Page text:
dock, pier, quay or wharf

Discussion in 'Spanish-English Vocabulary / Vocabulario Español-Inglés' started by andurinha, Apr 11, 2009.

  1. andurinha Senior Member

    Spanish Spanish
    Buenos días:

    En un texto en el que se trata la evolución de un puerto, necesito traducir el término "muelle" al inglés. ¿Podría alguien explicarme la diferencia entre los cuatro del título?

    Muchas gracias

    Good morning,

    When talking about the evolution of a port, i found the term "muelle". What's the difference in English between all four options in the title of the thread?

  2. k-in-sc

    k-in-sc Senior Member

    Dock is most common, and "the docks" is a common way of referring to the port area. Most people think a dock is what you stand on, the wooden structure, but that actually is the pier or wharf. The dock is the water where the boat is tied up. But if you try to draw that distinction, you might end up confusing people.
    We don't use "quay" here in the U.S.
  3. obz

    obz Senior Member

    Los foros de WR.
    Yankee English
    Quay is used a bit here in Canada (pronounced like 'key'). I had never seen it before coming here from The States, it's much like a wharf. A large area full of docks a piers.

    Dock are small, for boats. Found on lakes and rivers.
    Piers are much much larger. Found on the sea and large lakes.
    Wharfs and quays are large areas on the coast, that have docks and piers.

    Or so I understand it :).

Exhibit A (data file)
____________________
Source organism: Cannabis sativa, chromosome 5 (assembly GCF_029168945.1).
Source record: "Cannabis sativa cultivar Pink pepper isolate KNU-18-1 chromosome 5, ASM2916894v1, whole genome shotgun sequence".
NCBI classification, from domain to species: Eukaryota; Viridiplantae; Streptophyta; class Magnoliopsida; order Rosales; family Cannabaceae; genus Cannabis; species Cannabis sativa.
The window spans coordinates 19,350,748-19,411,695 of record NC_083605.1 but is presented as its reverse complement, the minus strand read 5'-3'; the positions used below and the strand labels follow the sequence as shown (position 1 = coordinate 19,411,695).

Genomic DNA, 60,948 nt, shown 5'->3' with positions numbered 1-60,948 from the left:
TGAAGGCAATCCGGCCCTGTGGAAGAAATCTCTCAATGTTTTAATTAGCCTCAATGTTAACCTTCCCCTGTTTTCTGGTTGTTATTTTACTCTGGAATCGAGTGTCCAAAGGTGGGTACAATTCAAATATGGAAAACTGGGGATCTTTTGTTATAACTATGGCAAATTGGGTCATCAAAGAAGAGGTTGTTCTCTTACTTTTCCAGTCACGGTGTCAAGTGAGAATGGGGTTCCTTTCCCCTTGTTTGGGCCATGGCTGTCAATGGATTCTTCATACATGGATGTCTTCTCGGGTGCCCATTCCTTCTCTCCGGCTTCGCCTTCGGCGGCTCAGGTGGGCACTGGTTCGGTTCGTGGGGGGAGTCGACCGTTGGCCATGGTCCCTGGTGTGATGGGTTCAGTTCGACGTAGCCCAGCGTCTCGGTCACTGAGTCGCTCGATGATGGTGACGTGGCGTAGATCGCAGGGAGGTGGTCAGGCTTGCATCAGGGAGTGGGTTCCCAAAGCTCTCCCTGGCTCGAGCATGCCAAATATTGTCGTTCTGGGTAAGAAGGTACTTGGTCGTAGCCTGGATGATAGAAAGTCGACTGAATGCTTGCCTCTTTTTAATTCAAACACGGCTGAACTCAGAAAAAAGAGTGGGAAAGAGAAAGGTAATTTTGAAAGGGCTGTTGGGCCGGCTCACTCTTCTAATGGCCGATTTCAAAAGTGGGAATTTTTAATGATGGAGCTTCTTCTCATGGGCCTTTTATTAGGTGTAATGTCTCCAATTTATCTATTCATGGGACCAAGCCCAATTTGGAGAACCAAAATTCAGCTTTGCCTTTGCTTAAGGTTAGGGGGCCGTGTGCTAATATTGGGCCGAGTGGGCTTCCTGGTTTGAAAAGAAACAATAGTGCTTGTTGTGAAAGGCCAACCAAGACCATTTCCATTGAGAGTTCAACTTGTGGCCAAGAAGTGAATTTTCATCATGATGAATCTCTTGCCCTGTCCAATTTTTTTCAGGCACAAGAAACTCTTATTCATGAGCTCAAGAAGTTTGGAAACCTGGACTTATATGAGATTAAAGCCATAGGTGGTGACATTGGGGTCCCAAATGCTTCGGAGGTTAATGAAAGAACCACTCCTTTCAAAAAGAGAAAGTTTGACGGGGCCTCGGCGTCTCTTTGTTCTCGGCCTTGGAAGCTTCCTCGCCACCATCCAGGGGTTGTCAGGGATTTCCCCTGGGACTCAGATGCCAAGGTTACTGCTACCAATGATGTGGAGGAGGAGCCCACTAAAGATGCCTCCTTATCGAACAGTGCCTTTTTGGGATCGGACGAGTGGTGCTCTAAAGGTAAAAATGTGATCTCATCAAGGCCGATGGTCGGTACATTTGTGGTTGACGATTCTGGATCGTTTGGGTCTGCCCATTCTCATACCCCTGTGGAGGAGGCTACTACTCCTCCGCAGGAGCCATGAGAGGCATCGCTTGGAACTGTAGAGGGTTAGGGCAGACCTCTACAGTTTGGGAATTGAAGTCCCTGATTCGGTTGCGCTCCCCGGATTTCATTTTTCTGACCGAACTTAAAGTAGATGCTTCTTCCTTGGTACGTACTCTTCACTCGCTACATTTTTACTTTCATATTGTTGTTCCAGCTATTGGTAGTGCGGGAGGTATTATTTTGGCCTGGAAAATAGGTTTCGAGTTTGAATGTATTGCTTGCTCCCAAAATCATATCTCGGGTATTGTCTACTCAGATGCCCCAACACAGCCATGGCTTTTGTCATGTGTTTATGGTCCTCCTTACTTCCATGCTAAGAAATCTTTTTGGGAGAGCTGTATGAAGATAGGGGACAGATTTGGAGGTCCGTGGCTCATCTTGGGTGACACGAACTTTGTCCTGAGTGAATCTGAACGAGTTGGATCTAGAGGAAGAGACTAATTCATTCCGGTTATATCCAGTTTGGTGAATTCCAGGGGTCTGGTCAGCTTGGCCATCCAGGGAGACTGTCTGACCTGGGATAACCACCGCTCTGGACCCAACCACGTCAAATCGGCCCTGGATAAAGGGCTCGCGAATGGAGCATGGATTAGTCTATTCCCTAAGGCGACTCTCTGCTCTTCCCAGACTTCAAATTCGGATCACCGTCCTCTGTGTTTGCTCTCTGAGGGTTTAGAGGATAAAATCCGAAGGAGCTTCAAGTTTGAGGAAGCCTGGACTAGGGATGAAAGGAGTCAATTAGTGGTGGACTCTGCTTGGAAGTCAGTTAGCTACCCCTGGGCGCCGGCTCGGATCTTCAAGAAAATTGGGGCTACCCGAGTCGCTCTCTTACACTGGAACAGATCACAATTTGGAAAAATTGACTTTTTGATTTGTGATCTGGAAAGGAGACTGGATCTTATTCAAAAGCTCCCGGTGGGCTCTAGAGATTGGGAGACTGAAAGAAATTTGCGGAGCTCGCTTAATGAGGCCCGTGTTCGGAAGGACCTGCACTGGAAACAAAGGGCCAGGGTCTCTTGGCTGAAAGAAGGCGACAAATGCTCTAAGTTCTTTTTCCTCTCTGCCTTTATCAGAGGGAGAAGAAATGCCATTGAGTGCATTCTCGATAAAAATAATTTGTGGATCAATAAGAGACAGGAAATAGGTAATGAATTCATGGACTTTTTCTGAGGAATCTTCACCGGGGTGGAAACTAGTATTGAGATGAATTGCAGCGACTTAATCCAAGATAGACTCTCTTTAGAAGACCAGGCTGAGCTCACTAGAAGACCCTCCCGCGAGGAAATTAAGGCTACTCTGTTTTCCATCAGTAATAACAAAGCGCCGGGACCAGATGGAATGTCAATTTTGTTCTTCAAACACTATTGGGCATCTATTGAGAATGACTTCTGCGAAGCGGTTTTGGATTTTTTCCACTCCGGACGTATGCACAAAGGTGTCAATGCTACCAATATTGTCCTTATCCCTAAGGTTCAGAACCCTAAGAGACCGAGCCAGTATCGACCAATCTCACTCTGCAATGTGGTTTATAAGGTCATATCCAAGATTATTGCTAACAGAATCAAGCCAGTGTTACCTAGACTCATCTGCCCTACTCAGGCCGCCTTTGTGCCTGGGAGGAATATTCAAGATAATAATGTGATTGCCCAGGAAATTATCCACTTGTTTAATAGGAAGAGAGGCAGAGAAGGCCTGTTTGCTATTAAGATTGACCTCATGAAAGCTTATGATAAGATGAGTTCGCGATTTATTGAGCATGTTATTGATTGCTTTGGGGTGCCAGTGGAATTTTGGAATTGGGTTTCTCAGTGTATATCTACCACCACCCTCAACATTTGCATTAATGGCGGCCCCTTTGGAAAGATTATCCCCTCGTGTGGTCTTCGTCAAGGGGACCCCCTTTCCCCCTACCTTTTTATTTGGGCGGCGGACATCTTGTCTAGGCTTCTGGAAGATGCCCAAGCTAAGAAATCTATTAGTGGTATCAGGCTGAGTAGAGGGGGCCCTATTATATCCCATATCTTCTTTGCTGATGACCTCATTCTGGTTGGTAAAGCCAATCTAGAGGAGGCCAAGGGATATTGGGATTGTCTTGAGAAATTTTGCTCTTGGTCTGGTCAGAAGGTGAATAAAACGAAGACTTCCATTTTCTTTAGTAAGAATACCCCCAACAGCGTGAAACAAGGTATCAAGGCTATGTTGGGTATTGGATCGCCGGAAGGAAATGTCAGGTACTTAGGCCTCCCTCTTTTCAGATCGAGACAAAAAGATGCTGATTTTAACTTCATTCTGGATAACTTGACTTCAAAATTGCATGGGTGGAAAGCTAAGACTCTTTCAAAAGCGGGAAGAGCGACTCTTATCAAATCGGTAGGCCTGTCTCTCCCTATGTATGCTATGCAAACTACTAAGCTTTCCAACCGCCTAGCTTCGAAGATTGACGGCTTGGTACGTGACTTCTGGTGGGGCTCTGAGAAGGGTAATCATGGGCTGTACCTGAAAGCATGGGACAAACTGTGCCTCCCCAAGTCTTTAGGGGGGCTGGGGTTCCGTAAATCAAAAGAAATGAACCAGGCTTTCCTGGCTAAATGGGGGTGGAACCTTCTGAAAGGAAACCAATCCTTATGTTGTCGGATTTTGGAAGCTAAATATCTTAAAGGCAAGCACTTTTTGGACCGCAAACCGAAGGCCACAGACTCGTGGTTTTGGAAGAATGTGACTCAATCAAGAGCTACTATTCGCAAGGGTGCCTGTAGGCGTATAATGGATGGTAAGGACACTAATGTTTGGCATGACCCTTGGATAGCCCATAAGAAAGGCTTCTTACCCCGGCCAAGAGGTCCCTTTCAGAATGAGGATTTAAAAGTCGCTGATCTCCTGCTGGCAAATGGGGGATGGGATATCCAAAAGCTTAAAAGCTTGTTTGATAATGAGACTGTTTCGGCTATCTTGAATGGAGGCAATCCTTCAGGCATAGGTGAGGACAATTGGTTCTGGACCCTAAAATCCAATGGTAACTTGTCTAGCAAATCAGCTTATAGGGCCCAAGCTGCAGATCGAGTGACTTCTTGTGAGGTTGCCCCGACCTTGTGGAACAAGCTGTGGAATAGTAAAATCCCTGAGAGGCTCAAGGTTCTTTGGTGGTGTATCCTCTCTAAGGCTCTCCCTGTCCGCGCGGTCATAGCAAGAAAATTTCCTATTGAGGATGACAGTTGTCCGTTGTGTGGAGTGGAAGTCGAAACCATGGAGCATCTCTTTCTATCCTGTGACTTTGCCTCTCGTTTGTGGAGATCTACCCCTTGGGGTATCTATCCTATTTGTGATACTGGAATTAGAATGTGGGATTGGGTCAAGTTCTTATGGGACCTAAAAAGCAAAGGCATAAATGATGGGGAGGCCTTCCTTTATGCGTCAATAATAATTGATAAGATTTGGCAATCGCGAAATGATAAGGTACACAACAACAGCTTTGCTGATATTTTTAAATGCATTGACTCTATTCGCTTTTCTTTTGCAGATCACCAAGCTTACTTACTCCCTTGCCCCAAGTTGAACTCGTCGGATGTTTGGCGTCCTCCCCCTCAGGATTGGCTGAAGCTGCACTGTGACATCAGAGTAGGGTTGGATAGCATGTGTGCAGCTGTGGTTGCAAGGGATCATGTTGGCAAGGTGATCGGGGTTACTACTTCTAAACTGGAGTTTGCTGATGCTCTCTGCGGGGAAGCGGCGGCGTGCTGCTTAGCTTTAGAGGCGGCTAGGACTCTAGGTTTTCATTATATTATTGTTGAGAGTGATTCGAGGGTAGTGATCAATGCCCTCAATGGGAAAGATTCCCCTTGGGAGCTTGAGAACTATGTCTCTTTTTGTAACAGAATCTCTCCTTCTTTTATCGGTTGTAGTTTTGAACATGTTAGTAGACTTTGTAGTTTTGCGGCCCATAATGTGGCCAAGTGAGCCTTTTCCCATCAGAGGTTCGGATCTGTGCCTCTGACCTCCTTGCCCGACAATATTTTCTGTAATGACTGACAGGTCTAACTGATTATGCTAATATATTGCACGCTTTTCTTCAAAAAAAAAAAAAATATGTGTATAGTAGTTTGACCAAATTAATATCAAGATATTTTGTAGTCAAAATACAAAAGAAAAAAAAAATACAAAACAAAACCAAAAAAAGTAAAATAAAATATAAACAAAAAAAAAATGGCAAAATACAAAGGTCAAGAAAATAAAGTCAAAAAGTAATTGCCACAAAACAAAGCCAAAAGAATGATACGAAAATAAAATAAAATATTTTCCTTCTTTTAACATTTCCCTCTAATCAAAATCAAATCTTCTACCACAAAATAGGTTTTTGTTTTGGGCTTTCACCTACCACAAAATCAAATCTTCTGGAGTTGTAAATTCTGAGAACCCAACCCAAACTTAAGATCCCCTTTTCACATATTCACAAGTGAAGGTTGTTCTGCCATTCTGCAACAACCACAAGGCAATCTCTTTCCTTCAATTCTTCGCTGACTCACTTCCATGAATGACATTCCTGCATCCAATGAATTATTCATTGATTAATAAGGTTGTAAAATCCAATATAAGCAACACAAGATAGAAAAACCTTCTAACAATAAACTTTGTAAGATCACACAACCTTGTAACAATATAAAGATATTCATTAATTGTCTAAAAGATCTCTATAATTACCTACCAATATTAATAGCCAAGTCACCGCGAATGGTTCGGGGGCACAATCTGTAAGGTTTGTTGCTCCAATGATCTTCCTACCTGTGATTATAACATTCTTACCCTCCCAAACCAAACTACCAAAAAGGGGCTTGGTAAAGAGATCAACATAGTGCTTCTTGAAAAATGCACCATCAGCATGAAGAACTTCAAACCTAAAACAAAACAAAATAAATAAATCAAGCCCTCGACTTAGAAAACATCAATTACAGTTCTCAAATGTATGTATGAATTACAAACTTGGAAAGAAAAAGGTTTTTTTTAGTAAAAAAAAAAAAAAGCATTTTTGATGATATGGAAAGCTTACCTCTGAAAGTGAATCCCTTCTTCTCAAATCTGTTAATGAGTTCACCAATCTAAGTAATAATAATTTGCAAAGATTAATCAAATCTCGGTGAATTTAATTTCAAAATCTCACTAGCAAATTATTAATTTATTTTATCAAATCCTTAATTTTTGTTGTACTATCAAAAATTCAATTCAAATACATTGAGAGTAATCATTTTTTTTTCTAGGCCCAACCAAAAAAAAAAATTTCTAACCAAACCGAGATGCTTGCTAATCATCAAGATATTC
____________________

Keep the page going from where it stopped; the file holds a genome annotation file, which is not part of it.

4. andurinha Senior Member

    Spanish Spanish
    Looking around wordreference forums, I found the definitions an "old salt" gives after several years of experience. The difference between Pier and Wharf is that the first one goes into the water and the second one is parallel to shore. I'm going to check out the picture of this port.

    Why do I want to be specific? Because this is a text signed by the port authority, main readers are proffessionals on shipping business, sailors, other port authorities, etc.

    Quay makes me think about a large area where water is nearby (as in Sydney, where the Opera House is at Circular Quay).

    I'm going to go for wharf ;-)

    Thank you very much ;)
  5. neonrider Member

    Vilnius (Lazdynai)
    Lithuanian / Lietúvüü
    Q u a y - urban environment where waterfront commerce & recreation takes place.

    Q u a y - a wharf or landing-place for the loading and unloading of water-borne cargo.

    QUAY = a structure built parallel to the bank of a waterway for use as a landing place. Landing platform beside a navigable waterway.

    Keywords or synonyms

    Quay, cay, key, quai, caye, kay, keye, kai, cayo, port, small port, wharf, stone wharf, harbour, harbor, embankment, waterfront, dockside, riverfront, lakefront, oceanfront, beachfront, reef, shoal, barrier, berth, dock, jetty, cai, levee, pier, slip, kae, hecg, harbourside venue, harborside.

  6. donivan Senior Member

    Could anyone give some images of a "wharf" and a "pier" because I cannot differenciate them... thank you!!
    Last edited by a moderator: Apr 15, 2016
  7. obz

    obz Senior Member

    Los foros de WR.
    Yankee English

    Last edited by a moderator: Apr 15, 2016
  8. Karraspito Senior Member

    Barcelona, Spain
    Spanish from Spain
  9. Rodal

    Rodal Senior Member

    Seattle WA
    Castellano (Chile)
    Thank you for your explanation. It's much easier to visualize the difference by classifying each structure as a subdivision of another.

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